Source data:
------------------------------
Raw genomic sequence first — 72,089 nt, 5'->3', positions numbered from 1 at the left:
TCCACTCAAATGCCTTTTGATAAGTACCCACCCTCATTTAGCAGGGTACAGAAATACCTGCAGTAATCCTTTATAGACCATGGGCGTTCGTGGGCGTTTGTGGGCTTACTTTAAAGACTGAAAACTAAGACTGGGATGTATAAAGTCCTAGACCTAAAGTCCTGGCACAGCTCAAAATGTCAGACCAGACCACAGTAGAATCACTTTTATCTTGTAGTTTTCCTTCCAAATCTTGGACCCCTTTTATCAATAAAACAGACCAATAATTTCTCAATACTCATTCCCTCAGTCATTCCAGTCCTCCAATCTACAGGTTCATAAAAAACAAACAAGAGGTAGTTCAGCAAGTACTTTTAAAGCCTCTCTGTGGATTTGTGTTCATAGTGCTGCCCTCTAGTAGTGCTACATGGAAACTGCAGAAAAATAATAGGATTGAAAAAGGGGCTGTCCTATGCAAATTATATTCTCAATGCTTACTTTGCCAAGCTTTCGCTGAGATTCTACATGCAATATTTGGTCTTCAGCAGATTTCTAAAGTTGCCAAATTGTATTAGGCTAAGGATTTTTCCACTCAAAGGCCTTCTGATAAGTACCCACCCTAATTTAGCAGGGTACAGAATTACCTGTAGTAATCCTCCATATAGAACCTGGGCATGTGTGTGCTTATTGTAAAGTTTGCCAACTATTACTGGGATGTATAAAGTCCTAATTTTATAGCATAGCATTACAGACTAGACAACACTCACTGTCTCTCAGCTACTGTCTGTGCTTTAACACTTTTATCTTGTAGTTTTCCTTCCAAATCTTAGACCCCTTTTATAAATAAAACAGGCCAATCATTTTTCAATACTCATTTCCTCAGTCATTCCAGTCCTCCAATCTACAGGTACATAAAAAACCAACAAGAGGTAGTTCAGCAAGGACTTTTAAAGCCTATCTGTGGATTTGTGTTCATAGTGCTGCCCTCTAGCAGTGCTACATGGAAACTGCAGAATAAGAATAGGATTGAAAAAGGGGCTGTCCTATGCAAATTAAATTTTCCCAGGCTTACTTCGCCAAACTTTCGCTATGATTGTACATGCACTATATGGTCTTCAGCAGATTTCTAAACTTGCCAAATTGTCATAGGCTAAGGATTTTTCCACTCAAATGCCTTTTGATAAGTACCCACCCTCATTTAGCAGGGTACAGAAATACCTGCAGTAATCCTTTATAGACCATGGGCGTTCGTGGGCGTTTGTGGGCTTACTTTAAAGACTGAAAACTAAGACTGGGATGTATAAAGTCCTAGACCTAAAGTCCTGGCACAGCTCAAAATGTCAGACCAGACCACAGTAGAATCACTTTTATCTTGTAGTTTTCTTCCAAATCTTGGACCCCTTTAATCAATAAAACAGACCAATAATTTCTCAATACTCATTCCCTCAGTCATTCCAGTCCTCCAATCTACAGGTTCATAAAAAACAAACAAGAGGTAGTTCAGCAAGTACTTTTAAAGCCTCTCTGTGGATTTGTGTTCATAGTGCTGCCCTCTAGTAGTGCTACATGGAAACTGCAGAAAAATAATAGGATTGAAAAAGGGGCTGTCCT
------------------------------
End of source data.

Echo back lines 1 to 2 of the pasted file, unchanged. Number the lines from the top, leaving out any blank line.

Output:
Raw genomic sequence first — 72,089 nt, 5'->3', positions numbered from 1 at the left:
TCCACTCAAATGCCTTTTGATAAGTACCCACCCTCATTTAGCAGGGTACAGAAATACCTGCAGTAATCCTTTATAGACCATGGGCGTTCGTGGGCGTTTGTGGGCTTACTTTAAAGACTGAAAACTAAGACTGGGATGTATAAAGTCCTAGACCTAAAGTCCTGGCACAGCTCAAAATGTCAGACCAGACCACAGTAGAATCACTTTTATCTTGTAGTTTTCCTTCCAAATCTTGGACCCCTTTTATCAATAAAACAGACCAATAATTTCTCAATACTCATTCCCTCAGTCATTCCAGTCCTCCAATCTACAGGTTCATAAAAAACAAACAAGAGGTAGTTCAGCAAGTACTTTTAAAGCCTCTCTGTGGATTTGTGTTCATAGTGCTGCCCTCTAGTAGTGCTACATGGAAACTGCAGAAAAATAATAGGATTGAAAAAGGGGCTGTCCTATGCAAATTATATTCTCAATGCTTACTTTGCCAAGCTTTCGCTGAGATTCTACATGCAATATTTGGTCTTCAGCAGATTTCTAAAGTTGCCAAATTGTATTAGGCTAAGGATTTTTCCACTCAAAGGCCTTCTGATAAGTACCCACCCTAATTTAGCAGGGTACAGAATTACCTGTAGTAATCCTCCATATAGAACCTGGGCATGTGTGTGCTTATTGTAAAGTTTGCCAACTATTACTGGGATGTATAAAGTCCTAATTTTATAGCATAGCATTACAGACTAGACAACACTCACTGTCTCTCAGCTACTGTCTGTGCTTTAACACTTTTATCTTGTAGTTTTCCTTCCAAATCTTAGACCCCTTTTATAAATAAAACAGGCCAATCATTTTTCAATACTCATTTCCTCAGTCATTCCAGTCCTCCAATCTACAGGTACATAAAAAACCAACAAGAGGTAGTTCAGCAAGGACTTTTAAAGCCTATCTGTGGATTTGTGTTCATAGTGCTGCCCTCTAGCAGTGCTACATGGAAACTGCAGAATAAGAATAGGATTGAAAAAGGGGCTGTCCTATGCAAATTAAATTTTCCCAGGCTTACTTCGCCAAACTTTCGCTATGATTGTACATGCACTATATGGTCTTCAGCAGATTTCTAAACTTGCCAAATTGTCATAGGCTAAGGATTTTTCCACTCAAATGCCTTTTGATAAGTACCCACCCTCATTTAGCAGGGTACAGAAATACCTGCAGTAATCCTTTATAGACCATGGGCGTTCGTGGGCGTTTGTGGGCTTACTTTAAAGACTGAAAACTAAGACTGGGATGTATAAAGTCCTAGACCTAAAGTCCTGGCACAGCTCAAAATGTCAGACCAGACCACAGTAGAATCACTTTTATCTTGTAGTTTTCTTCCAAATCTTGGACCCCTTTAATCAATAAAACAGACCAATAATTTCTCAATACTCATTCCCTCAGTCATTCCAGTCCTCCAATCTACAGGTTCATAAAAAACAAACAAGAGGTAGTTCAGCAAGTACTTTTAAAGCCTCTCTGTGGATTTGTGTTCATAGTGCTGCCCTCTAGTAGTGCTACATGGAAACTGCAGAAAAATAATAGGATTGAAAAAGGGGCTGTCCT